Cadillac Heights, Dallas

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Cadillac Heights is a neighborhood in East Oak Cliff, Dallas, Texas.[1] The neighborhood is mostly African American and Hispanic.[2]

As of 2010 there are plans to demolish all of Cadillac Heights.[3] There are plans to establish the new Dallas Police Department police academy in the community.[4][5]

History[edit]

Peter Johnson, a community activist, said that Cadillac Heights was "a community that was poisoned; the earth had been polluted. And it stunk. Most of those people were sick with cancer and kidney problems. The children had birth defects and some had lead poisoning. The city didn’t pay attention to their problems. Lead was a part of that community for a long time."[4]

Cityscape[edit]

The community is in proximity to Downtown Dallas. Henry Tatum of The Dallas Morning News said "Americans have spent years calling prestigious products the Cadillac of this or the Cadillac of that. Cadillac Heights isn't the Cadillac of residential neighborhoods."[6] The community, located in proximity to the Trinity River, consists of 200 small frame houses, which were mostly built in the 1940s. Metal industries, a meat packing plant, and a water treatment facility surround the houses on three sides. The streets are narrow and thinly paved. The neighborhood has few walkable sidewalks, dirt ravines, and no concrete curbs. Pit bulls wander freely on those streets. The neighborhood floods easily.[4] The Cadillac Heights Levee was proposed to protect the community.[7]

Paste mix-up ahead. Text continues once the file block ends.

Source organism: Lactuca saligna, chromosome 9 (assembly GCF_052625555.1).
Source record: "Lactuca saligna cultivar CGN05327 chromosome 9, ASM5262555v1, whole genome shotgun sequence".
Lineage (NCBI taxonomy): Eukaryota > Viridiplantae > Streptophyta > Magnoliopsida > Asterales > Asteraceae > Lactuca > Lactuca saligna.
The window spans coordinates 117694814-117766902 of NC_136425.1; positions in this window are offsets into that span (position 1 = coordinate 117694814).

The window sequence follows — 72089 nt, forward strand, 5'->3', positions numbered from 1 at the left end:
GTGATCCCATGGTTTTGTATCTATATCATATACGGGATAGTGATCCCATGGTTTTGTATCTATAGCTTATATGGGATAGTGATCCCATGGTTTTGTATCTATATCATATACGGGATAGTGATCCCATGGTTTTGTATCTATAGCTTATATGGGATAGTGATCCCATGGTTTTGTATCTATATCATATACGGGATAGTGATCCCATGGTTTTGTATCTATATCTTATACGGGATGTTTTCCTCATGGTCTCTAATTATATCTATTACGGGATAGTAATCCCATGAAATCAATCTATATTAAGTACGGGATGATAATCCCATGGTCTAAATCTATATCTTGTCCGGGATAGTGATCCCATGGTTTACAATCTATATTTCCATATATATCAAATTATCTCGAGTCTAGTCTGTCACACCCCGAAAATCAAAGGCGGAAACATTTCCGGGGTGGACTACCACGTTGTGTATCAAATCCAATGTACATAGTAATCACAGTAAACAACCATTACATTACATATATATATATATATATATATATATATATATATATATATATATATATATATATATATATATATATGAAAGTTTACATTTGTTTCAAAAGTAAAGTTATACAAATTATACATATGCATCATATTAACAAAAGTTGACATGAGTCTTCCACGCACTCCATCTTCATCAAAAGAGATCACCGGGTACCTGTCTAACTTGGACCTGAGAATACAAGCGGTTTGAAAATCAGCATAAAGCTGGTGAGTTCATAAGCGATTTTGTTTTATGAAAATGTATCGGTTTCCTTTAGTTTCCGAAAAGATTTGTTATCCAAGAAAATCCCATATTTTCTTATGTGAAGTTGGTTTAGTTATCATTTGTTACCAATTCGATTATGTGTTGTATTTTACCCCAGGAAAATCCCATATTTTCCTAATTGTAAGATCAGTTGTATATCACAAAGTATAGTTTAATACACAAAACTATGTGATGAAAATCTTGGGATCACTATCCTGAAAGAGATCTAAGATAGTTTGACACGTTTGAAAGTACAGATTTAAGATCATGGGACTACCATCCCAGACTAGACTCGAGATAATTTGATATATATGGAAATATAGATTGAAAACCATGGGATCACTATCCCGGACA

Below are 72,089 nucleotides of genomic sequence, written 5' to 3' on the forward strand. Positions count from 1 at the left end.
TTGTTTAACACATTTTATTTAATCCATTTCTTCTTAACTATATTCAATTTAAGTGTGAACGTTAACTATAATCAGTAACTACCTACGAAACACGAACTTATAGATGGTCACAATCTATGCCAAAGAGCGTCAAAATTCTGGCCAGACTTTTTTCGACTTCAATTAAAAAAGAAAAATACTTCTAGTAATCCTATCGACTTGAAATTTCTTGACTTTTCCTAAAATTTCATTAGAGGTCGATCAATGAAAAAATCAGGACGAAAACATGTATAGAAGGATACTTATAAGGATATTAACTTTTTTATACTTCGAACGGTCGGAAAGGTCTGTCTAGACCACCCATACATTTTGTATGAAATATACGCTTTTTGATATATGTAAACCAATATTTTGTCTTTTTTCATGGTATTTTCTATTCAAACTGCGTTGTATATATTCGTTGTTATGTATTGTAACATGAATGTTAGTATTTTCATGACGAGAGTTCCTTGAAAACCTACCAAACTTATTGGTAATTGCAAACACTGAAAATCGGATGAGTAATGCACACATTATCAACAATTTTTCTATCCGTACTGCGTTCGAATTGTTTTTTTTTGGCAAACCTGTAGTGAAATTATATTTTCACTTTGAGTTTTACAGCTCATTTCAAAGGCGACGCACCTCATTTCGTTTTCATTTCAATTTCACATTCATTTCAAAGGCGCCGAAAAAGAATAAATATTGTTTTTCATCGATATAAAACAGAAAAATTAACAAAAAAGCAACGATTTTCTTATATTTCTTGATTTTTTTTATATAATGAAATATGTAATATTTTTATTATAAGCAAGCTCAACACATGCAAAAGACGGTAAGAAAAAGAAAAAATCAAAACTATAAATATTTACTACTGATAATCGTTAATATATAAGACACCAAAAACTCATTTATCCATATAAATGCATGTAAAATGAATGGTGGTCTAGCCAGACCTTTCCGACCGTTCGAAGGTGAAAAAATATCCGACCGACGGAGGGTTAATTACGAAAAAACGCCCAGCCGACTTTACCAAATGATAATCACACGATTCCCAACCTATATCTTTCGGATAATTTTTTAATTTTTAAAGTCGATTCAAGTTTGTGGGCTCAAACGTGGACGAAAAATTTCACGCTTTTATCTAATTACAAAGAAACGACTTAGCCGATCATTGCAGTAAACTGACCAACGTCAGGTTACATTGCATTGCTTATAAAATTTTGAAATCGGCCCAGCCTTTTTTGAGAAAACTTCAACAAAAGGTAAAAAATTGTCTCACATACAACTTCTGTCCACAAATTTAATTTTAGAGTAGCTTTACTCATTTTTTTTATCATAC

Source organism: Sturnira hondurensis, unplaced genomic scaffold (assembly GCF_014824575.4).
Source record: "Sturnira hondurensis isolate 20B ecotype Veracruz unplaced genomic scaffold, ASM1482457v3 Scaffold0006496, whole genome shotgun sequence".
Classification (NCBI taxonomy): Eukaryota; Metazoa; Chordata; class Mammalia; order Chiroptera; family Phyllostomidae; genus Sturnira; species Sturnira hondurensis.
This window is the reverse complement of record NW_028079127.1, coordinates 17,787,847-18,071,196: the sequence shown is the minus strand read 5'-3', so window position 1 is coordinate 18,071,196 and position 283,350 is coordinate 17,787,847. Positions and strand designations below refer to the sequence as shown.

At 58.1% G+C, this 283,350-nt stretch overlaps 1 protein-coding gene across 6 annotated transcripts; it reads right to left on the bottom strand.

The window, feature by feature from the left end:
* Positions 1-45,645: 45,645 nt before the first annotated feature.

Education[edit]

Residents are zoned to schools in the Dallas Independent School District.[7]

The zoned schools include Albert Sidney Johnston Elementary School,[8] Oliver Wendell Holmes Middle School,[9] and Franklin D. Roosevelt High School.[10]

See also[edit]

References[edit]

  1. ^ Lundy, Audrey Steinbergen. "'WE'RE ALL FRUSTRATED' Cadillac Heights struggles to address multiple problems." The Dallas Morning News. August 21, 1995, Retrieved on July 17, 2010.
  2. ^ Simon, Scott. "Transcript: Profile: History and future of Cadillac Heights in Dallas, Texas." National Public Radio. September 30, 2000. Retrieved on July 18, 2010.
  3. ^ Schutze, Jim. "Something Stinks Near Cadillac Heights, And It's Not the Sewage Plant." Dallas Observer. Wednesday April 21, 2010. Retrieved on July 17, 2010.
  4. ^ a b c Polk, Laray. "Harold Simmons Is Dallas' Most Evil Genius." D Magazine. January 20, 2010. Retrieved on July 17, 2010.
  5. ^ "Dallas Police Academy Project Acquisition and Relocation Plan Update." City of Dallas. April 4, 2005. 2. Retrieved on July 17, 2010.
  6. ^ Tatum, Henry. "City not finished with Cadillac Heights." The Dallas Morning News. May 6, 1998. Retrieved on July 17, 2010.
  7. ^ a b "Dallas Floodway Extension Project." (Direct image link) Trinity River Corridor. Retrieved on July 17, 2010.
  8. ^ "Fall 2009 Albert Sidney Johnston Elementary School Attendance Zone Grades PK-5." Dallas Independent School District. Retrieved on July 17, 2010.
  9. ^ "Fall 2009 Oliver Wendell Holmes Middle School Attendance Zone Grades 6-8." Dallas Independent School District. Retrieved on July 17, 2010.
  10. ^ "Fall 2009 Franklin D. Roosevelt High School Attendance Zone with Wilmer-Hutchins (Grades 9-12)." Dallas Independent School District. Retrieved on July 17, 2010.

External links[edit]